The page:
As Koko and I were walking back from the beach, we encountered two roosters fighting in the middle of the path, kicking up a lot of dust as they squawked and beat their wings and butted chests. Then they spotted Koko, straining at her leash, and quickly forgot their differences, running off in separate directions.
Came home to discover it’s snowing in my yard. No, not the pretty flakes that become drifts and snowmen, but African tulip tree seeds. Wrapped in their little cellophane-like packets, they’re made to travel on the wind and that’s exactly what they do, floating along and then touching down to blanket the lawn, the garden, the taro patch in a thin layer of white.
They’re the quintessential invasive species — fine in their native land, but over here, aggressive, opportunistic and once they gain a foothold, nearly impossible to eradicate or even control. And as I thought about them, it struck me that the very same scenario is under way with people in Hawaii, too.
Think about it. Just as Hawaii has many imported plants that are beautiful, benign or beneficial — those that provide food, delight the senses and are content to stay where they’re planted — the same is true for a lot of people.
And then we’ve got imported plants that are noxious, prickly and poisonous, and some that are invasive, moving quickly across the landscape, destroying all in their path, and still others that crowd out and smother the native species that evolved here for centuries unmolested and so never had a chance to adapt to that kind of aggressive competition.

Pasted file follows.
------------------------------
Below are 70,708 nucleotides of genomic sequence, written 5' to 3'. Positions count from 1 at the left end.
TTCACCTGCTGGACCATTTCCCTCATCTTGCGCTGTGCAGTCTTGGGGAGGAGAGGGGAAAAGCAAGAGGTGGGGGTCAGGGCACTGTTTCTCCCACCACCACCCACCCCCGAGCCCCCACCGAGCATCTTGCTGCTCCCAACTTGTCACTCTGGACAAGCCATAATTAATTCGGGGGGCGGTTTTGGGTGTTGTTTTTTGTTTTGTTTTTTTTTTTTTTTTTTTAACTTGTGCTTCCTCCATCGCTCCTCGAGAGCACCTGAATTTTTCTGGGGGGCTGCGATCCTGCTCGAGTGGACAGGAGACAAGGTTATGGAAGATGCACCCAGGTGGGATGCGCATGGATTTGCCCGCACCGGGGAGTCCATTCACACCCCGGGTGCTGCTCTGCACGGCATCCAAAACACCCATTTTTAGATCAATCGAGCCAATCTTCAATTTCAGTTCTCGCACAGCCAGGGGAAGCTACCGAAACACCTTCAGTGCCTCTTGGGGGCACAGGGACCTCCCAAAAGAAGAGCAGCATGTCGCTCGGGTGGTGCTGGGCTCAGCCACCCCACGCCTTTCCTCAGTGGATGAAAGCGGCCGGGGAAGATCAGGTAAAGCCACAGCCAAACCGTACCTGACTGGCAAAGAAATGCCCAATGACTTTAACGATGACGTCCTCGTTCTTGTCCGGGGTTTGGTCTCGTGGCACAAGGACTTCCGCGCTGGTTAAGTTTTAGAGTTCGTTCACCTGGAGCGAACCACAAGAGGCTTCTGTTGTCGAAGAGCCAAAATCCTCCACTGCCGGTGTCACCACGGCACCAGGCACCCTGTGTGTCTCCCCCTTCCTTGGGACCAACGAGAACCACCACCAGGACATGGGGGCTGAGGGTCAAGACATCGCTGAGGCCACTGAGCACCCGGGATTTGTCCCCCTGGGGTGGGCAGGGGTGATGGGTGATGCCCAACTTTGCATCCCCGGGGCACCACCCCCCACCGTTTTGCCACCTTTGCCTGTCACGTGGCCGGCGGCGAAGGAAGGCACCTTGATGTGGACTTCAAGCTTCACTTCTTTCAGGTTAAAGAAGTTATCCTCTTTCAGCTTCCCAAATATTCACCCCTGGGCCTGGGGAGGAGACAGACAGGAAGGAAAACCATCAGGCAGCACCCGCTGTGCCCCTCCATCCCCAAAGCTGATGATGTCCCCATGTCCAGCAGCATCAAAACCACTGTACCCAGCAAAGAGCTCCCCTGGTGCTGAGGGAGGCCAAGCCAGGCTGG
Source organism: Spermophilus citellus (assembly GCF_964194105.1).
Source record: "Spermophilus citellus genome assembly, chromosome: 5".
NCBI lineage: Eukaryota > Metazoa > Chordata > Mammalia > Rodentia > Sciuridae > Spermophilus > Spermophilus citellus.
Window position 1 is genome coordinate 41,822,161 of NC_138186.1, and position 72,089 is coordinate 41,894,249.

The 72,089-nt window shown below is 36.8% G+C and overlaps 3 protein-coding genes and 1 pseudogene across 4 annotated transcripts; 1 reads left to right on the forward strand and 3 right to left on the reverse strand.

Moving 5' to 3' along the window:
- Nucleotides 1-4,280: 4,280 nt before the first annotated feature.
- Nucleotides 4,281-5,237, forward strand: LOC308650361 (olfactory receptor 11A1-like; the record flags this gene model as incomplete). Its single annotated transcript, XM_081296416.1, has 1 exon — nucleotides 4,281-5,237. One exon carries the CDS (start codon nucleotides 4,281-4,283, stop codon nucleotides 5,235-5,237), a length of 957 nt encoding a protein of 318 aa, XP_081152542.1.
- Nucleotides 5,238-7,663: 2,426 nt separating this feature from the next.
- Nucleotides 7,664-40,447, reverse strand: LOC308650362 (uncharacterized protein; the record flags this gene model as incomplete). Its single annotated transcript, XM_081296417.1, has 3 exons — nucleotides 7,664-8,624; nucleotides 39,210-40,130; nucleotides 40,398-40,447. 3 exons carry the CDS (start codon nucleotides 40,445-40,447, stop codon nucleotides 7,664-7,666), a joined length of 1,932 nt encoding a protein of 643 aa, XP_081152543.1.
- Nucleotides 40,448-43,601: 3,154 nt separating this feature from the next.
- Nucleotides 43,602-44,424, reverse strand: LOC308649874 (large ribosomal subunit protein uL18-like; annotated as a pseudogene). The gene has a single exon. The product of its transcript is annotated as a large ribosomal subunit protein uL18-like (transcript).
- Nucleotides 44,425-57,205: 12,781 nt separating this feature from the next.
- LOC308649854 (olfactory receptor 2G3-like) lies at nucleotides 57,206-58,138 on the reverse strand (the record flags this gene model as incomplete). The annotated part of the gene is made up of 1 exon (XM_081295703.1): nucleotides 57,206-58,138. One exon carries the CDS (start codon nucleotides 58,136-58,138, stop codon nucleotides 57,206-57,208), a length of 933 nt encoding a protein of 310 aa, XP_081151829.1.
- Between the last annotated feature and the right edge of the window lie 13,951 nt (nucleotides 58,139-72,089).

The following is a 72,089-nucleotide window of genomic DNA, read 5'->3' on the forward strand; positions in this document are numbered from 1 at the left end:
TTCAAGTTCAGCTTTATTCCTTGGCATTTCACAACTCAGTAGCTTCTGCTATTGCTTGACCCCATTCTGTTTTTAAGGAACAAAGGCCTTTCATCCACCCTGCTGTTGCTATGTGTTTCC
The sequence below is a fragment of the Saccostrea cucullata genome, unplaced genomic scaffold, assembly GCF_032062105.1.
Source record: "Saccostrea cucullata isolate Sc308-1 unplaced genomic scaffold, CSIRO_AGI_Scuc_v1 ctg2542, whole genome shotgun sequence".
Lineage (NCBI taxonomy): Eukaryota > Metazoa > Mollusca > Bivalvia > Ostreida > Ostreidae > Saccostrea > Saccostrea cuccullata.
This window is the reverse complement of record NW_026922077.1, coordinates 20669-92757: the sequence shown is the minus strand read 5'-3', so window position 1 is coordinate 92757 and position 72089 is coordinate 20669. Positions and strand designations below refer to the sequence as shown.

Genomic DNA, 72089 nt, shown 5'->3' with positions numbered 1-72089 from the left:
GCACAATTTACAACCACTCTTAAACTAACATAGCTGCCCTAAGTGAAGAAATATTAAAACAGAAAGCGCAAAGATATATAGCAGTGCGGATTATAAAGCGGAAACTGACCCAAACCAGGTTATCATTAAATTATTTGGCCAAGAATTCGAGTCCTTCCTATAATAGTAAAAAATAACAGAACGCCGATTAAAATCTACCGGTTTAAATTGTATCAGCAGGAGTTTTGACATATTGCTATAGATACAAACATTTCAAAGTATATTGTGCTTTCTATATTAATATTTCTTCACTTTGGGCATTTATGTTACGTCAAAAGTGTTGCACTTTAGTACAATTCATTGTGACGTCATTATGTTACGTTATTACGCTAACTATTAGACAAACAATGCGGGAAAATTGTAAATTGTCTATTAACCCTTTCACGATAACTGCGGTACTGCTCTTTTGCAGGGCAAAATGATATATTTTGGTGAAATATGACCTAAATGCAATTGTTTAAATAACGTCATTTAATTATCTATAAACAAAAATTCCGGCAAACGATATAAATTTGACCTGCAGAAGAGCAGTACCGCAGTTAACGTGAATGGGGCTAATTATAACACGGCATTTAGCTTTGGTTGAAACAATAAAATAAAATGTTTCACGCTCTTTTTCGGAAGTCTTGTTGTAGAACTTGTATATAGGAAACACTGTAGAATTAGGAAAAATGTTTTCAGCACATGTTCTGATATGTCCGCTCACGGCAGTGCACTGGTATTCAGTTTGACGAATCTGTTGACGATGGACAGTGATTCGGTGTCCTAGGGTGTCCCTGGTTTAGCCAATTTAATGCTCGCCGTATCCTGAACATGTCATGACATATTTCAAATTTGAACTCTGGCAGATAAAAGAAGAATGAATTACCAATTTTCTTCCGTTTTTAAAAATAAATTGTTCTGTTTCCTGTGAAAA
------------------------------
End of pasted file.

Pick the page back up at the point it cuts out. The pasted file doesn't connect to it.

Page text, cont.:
I’m sure you can see the parallels to human behavior, what with the developers and the iwi desecrators, and the mainland mentality perpetrators, and the folks who absolutely must have the same stores/services they had "back home" and those who have absolutely no interest in learning about anything native, much less protecting it.
Of course, what you end up with, once invasive species take hold, is a homogenous environment that’s largely dysfunctional because it’s not appropriate to the place that's been overrun. A perfect example are the invaders that are smothering the native plants that support our watersheds. It’s also an environment devoid of its diversity, its uniqueness — the qualities that once made it special and distinct. And once that rare native ecosystem is destroyed, it's gone for good.
While conservationists can apply a lethal dose of herbicide to Australian tree ferns consuming the native forest, no acceptable control measures currently exist for the invasive humans who are inflicting no less damage as they slowly but surely crowd out the natives.
This musing made me think of a comment made by my friend Kepa Maly, a cultural practitioner and director of the Lanai Culture and Heritage Center.
“What was on the verge of extinction first?” he asked, when I visited him on Lanai earlier this year. “It wasn’t Hawaii's animals, plants or birds. It was the people.”
Now, largely because of invasive species, it’s all on the ropes.